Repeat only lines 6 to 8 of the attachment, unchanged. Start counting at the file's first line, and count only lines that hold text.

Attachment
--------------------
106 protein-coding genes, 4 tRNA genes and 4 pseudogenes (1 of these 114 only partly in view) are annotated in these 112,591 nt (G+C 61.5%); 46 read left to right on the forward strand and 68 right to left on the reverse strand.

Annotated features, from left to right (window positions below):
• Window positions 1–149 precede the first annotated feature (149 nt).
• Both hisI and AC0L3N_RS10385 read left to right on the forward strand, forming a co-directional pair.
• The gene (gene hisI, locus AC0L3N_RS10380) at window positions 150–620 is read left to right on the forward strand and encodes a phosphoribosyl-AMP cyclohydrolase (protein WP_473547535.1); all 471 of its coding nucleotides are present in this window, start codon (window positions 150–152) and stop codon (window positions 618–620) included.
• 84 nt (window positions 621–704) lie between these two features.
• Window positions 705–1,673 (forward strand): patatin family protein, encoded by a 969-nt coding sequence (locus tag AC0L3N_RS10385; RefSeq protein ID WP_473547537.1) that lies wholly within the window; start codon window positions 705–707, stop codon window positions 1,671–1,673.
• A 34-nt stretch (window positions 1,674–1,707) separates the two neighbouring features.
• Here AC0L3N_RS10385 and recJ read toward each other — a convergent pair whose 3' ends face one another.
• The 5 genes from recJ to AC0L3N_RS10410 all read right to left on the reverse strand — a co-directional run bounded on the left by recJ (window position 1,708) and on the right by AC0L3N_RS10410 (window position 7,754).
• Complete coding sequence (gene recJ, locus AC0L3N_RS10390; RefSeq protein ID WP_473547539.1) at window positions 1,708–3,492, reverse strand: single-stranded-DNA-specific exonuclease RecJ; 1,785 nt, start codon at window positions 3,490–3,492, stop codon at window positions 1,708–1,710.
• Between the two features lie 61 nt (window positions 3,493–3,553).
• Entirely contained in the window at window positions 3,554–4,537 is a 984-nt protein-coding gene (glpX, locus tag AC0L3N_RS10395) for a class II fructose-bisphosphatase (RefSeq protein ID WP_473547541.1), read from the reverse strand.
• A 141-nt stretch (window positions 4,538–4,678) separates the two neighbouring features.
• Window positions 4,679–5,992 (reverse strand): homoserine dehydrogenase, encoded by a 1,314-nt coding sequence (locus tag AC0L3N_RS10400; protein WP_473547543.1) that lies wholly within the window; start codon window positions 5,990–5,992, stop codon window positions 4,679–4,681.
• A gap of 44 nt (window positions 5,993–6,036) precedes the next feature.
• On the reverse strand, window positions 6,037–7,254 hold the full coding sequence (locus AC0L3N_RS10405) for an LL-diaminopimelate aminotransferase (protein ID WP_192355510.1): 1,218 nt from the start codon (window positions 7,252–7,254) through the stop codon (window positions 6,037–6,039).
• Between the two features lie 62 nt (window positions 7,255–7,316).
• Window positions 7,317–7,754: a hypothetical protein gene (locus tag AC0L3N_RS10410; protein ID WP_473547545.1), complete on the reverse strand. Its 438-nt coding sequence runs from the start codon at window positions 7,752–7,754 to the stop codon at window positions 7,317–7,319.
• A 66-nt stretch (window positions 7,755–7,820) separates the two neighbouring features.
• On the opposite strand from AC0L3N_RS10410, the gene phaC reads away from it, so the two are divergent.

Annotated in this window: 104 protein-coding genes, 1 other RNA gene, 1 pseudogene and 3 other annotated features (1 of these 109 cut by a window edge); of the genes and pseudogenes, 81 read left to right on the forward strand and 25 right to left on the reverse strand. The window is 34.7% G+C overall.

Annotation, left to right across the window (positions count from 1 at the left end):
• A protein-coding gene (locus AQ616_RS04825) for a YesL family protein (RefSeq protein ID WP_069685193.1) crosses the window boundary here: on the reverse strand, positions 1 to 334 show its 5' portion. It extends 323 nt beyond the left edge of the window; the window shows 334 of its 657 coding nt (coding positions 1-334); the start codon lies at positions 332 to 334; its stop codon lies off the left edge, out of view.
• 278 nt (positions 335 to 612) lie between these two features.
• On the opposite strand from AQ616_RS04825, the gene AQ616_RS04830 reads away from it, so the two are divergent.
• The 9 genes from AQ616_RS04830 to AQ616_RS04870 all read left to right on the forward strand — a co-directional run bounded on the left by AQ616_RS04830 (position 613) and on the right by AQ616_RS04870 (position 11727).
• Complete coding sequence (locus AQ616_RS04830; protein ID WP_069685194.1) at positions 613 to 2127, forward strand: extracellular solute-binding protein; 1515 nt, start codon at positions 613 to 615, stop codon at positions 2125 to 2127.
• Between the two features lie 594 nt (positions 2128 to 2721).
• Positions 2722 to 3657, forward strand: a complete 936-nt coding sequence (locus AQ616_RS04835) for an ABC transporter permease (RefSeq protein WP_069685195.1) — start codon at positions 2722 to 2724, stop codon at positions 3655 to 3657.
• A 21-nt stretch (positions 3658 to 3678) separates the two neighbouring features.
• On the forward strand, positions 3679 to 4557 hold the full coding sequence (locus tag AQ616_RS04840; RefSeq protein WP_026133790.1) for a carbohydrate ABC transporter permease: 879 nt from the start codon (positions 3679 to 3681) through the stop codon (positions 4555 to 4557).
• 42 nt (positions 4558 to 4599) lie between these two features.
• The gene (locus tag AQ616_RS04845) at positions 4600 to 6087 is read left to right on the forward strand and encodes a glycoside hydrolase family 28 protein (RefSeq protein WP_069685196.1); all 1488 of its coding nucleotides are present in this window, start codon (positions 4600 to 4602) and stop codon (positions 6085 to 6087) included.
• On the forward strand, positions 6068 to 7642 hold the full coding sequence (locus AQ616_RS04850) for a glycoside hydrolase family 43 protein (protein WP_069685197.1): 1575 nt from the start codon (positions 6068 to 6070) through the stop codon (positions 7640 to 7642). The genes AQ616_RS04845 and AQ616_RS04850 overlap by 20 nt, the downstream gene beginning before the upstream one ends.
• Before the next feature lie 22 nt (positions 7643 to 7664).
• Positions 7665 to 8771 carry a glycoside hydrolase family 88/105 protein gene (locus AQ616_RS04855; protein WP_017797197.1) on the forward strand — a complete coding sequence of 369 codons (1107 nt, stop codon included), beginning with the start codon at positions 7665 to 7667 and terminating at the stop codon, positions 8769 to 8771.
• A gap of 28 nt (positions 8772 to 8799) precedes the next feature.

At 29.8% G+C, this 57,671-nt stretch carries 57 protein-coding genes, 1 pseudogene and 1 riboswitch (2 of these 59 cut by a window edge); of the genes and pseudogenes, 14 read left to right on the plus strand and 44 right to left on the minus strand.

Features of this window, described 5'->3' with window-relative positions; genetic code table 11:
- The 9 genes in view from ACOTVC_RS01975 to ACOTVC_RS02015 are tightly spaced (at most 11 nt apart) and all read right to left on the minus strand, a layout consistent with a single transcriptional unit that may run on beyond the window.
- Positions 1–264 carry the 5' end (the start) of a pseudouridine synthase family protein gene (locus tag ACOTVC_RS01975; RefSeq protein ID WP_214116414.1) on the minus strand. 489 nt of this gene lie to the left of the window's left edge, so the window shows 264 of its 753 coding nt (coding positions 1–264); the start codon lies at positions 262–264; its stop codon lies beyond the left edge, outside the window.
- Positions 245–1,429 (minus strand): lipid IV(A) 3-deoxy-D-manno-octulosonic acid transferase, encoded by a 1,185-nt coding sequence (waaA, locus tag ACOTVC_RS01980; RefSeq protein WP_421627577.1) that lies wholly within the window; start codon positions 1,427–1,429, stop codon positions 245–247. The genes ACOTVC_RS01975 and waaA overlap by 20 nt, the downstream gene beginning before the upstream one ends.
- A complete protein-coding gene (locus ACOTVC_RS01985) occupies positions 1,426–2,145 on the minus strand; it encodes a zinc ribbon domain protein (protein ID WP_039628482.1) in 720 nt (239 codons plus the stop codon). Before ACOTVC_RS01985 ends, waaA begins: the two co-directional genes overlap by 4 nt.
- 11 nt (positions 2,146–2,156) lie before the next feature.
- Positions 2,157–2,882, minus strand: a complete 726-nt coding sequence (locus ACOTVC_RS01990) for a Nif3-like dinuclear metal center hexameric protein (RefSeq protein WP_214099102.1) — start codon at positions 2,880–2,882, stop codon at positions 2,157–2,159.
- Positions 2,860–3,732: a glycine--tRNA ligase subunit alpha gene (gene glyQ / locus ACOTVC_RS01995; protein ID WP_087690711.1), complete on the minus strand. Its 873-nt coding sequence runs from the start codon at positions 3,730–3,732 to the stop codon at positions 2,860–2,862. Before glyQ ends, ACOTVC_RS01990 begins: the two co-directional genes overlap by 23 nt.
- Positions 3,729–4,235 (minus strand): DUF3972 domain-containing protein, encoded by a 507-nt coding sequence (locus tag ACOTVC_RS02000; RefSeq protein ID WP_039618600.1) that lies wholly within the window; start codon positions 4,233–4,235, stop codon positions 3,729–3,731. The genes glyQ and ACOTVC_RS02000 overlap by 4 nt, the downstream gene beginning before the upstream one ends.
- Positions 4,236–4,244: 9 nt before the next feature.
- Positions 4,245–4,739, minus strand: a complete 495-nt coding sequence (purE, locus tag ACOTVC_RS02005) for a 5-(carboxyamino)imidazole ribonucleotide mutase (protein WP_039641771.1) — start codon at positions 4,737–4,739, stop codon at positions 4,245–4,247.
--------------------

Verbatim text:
• 84 nt (window positions 621–704) lie between these two features.
• Window positions 705–1,673 (forward strand): patatin family protein, encoded by a 969-nt coding sequence (locus tag AC0L3N_RS10385; RefSeq protein ID WP_473547537.1) that lies wholly within the window; start codon window positions 705–707, stop codon window positions 1,671–1,673.
• A 34-nt stretch (window positions 1,674–1,707) separates the two neighbouring features.